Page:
The Giants weren’t the only team in the Bay Area experiencing financial duress. Charles O. Finley, majority owner of the Oakland A’s, had made it clear that rapidly rising salaries had made operating his club increasingly tenuous. Since relocating the A’s from Kansas City to Oakland in 1968, Finley had not enjoyed the financial success or the fan support he had predicted, despite three consecutive World Series championships (1972-1974).
Commissioner Kuhn, keenly aware of the critical financial predicament of these two Bay Area clubs playing in stadiums about 21 miles apart, thought Seattle could be a possible relocation destination for one of them. “In my judgment,” said Kuhn, “one must go. And I think that is the view of nearly all of us in baseball.”20 A relocation to Seattle would require either the Giants or A’s to initiate expensive litigation to break their lease with the owners of their ballparks.
Seattle was determined to land a big-league club, yet business and governmental leaders felt that the city had been continually betrayed. According to Leonard Koppett of the New York Times, Seattle had filled three conditions demanded by major-league baseball in order to be considered for a big-league club.21 They built a state-of-the-art stadium, the Kingdome; they had a financially sound group ready to purchase a club; and they agreed to drop all litigation against major-league baseball. The last point referred to a $20 million lawsuit Washington state Attorney General Slade Gorton had threatened to file against the AL and the Milwaukee Brewers, charging them with conspiracy in the relocation of the expansion Pilots to Wisconsin after just one season (1969) in the Pacific Northwest. Coincidentally, Bud Selig, a member of the franchise committee, had led Milwaukee’s efforts to land the Pilots.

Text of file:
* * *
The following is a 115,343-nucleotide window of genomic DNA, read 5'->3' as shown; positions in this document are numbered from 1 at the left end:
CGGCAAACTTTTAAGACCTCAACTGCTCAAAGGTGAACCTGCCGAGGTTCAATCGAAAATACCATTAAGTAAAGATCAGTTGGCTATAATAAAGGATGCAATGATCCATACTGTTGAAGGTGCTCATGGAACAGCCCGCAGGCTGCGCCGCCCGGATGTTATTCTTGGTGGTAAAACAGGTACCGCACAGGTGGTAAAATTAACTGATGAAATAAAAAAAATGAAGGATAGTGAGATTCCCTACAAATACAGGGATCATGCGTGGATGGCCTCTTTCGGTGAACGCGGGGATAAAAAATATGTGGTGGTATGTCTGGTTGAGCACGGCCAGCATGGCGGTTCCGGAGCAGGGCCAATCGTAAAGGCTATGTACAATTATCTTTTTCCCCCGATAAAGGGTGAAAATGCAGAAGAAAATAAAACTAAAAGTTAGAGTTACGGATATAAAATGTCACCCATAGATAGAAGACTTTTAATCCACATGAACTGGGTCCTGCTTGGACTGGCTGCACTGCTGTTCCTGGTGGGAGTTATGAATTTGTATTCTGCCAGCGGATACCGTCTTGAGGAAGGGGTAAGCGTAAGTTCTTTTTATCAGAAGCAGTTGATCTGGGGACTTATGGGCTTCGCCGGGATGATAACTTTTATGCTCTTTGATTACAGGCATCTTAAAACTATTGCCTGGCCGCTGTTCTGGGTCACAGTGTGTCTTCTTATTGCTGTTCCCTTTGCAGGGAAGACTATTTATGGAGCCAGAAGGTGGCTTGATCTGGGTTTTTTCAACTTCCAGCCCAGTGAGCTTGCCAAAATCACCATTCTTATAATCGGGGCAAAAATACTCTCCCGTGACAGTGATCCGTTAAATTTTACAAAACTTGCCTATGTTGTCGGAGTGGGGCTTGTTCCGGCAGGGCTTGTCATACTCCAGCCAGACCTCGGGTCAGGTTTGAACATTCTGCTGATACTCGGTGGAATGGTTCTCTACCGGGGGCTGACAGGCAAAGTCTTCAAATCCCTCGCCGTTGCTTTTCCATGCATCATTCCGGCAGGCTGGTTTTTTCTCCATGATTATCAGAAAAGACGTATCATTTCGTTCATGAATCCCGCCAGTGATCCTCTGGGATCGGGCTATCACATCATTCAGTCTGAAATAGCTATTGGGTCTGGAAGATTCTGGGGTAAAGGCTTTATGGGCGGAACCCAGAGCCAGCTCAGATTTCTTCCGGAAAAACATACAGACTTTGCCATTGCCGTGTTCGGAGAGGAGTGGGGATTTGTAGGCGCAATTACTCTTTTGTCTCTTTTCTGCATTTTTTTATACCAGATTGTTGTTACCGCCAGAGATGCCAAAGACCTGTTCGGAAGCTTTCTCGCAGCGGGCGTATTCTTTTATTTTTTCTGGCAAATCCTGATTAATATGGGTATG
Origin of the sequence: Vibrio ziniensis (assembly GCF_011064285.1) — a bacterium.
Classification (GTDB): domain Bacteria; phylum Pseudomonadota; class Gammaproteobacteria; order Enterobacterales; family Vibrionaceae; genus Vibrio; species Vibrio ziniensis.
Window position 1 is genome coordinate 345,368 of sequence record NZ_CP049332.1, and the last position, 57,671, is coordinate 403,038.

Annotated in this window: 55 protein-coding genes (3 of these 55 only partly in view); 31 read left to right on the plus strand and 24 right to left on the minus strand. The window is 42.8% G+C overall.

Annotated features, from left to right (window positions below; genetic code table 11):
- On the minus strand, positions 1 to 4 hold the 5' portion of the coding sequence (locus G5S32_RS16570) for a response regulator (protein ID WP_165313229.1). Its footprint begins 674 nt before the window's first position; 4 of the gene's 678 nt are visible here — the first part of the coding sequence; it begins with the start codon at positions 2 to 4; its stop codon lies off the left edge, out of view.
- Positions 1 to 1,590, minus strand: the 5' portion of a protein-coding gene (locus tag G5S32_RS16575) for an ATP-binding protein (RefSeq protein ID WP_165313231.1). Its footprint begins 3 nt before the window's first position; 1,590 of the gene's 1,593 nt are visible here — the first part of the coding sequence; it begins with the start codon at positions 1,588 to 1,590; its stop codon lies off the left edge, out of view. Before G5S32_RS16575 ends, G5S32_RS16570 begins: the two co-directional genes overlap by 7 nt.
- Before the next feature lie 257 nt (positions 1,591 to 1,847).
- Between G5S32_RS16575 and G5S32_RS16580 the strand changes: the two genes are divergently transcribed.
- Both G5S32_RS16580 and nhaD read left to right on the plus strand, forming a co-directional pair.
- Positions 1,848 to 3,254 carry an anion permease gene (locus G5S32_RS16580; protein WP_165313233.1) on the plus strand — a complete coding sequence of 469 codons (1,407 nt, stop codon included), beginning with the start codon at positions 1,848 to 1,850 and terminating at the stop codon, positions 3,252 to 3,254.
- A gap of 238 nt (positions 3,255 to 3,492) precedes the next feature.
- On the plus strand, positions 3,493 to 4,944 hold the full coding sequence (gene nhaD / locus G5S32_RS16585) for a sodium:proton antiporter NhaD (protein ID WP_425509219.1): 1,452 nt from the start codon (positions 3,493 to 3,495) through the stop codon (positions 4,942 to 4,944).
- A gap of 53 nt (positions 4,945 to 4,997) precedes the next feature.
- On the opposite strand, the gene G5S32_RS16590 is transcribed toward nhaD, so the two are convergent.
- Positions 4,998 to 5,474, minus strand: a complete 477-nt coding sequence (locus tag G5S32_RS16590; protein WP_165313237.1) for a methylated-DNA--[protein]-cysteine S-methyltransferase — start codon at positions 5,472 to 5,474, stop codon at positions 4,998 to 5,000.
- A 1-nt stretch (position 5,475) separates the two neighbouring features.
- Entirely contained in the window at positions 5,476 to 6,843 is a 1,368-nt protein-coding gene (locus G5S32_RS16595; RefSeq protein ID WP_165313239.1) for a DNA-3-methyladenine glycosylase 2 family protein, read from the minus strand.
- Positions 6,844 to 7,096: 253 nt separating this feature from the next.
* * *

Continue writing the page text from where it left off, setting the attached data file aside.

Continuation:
It was a bad week for Seattle in Florida. An ownership group, led by Wes Smith and Danny Kaye, had attended the winter meetings prepared to buy the Chicago White Sox and move them to Seattle, but lost out when Bill Veeck came up with his last-ditch effort to buy them. The franchise committee, as well as the NL, seemed unwilling to let the Giants relocate to Seattle; and Finley apparently lacked the funds to engage in a protracted legal battle to do so. Seattle’s best chance of landing a team, according to most reports, was through expansion; however, major-league owners were reluctant to add teams with the player agreement expiring at the end of the month, impending free agency, and other economic factors. “There are no pledges, no commitments beyond good-faith efforts,” said Kuhn about expansion.22 Frustrated by a lack of transparency, Attorney General Gorton announced that he was prepared to proceed with his original lawsuit against the AL, scheduled to be heard as early as January 20, 1976. The New York Times’s Leonard Koppett summed up the franchise problems by opining that “business turmoil [is] virtually assured for 1976.”23
Major League Trades: Veeck Announces His Return
One of the most enduring stories of the 1975 Winter Meetings is Bill Veeck sitting at a desk in the lobby of the Diplomat Hotel. Next to Veeck was White Sox GM Roland Hemond, who famously placed the sign “Open for Business” on the table. Veeck and Hemond, who claimed they slept only four hours a day during the frenzied winter session, went on the trading offensive just hours after Veeck gained control of the club on December 10, making six deals involving 22 players in an attempt to give their club a decidedly youthful composition. The duo was also supported by Paul Richards; Chuck Tanner, who had piloted the club since 1970, left the meetings soon after Veeck was announced as the team’s new owner.